Reading this book is like going on a blind date with a checklist of requirements: must be able to cook and be at least six feet tall. No Birkenstocks. You think you know exactly what you want but when you crack the cover of your “date” you discover that inside awaits everything you’ve ever wanted in a partner—only the person is short loves sandals and lets Safeway do the baking.
If you’re expecting a traditional mystery novel tear up your checklist right now. Skelton a former private investigator has served up a romance intermingled with elements of mystery and mainstream fiction that result in an engaging read.
Just like the theoretical blind dater mentioned above African-American P.I. Dee Meyers already has an idea of her perfect mate. She definitely does not intend to fall in love with the WASPy and wealthy Benjamin Harrison. As you might expect she will soon learn that getting what you think you want is in no way as good as getting what you need.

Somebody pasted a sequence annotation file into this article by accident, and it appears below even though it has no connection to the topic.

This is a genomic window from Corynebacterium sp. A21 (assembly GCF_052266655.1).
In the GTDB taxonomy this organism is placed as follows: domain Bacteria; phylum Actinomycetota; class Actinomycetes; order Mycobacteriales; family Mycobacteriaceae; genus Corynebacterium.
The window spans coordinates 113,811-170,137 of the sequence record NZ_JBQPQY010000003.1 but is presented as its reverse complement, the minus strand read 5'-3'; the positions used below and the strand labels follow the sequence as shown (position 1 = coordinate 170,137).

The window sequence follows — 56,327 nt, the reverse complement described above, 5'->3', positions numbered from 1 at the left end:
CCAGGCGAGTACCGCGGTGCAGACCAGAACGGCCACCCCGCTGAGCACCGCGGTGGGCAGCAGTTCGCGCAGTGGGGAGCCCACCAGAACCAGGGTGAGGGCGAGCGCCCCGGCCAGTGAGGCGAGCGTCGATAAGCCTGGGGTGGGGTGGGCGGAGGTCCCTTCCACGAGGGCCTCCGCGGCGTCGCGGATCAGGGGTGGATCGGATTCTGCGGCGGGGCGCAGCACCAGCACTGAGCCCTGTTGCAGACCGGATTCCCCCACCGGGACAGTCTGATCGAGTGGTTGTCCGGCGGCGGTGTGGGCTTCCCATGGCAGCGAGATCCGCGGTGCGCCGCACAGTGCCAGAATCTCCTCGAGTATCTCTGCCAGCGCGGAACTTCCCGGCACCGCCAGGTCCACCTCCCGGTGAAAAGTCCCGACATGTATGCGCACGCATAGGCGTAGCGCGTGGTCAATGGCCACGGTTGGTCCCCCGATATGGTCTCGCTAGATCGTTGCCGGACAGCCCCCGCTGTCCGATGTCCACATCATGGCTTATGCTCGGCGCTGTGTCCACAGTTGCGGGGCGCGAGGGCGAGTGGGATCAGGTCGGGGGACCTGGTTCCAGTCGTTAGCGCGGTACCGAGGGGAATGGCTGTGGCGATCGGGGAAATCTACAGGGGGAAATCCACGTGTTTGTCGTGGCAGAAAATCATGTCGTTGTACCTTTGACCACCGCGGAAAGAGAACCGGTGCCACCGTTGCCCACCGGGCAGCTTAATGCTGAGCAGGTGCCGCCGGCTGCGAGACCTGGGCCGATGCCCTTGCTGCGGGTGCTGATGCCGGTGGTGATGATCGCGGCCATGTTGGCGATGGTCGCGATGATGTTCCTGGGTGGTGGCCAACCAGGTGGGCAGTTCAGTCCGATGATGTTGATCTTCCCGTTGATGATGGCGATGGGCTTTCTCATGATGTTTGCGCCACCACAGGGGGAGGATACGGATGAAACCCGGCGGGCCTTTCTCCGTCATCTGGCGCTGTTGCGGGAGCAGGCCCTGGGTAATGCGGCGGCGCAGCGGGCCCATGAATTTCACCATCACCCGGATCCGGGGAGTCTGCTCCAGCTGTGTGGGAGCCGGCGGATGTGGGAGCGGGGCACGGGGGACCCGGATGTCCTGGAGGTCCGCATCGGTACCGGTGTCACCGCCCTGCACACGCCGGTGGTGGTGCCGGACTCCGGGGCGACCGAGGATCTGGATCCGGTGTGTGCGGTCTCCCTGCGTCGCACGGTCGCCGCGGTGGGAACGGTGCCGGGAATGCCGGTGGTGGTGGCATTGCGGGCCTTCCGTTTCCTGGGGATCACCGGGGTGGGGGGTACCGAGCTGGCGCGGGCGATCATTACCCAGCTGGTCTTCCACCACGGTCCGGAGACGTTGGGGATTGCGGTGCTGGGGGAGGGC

However as befits a private investigator and independent modern lady Dee is no stereotypical “little woman” depending on her big strong man. In fact she is rather delightfully prone to sock people who disrespect her.
Her romance with Ben is only a part of this novel—just as in real life love does not overwhelm every aspect of a person’s existence. Dee must also cope with her beloved but “user” cousin Terry the ups and downs of her business a schmuck ex-boyfriend racism and a psycho ex-girlfriend of Ben’s.
The author’s sense of humor saves the book from taking itself too seriously with the heart-tingling romantic sequences undercut by moments like the one where Ben is stuck on an airplane next to a new grandmother “whose life mission seemed to be to tell everyone about her new grandson whether they were listening or not… ” or the time Dee gets busted by the cops for trying to photograph a couple having illicit sex in the men’s room—for her agency of course! Even after running from dogs while trying to obtain proof of insurance fraud Dee’s dialogue remains witty: “‘I need a drink to settle my nerves’ she said.
‘Good idea’ [Ben said]. ‘What’s your poison—sherry scotch?’
‘No I’m going to need something stronger’ she said as she pulled into a donut shop parking lot. ‘Hot chocolate with extra marshmallows.’”
Although the book is not as subtle as a creative writing course might have it (a few of the characters seem to go from calm to outraged in a heartbeat especially in the beginning chapters) the emotional satisfaction you experience as My Everything’s mysteries are solved and the conflicts resolved will stick with you long after you turn the final page.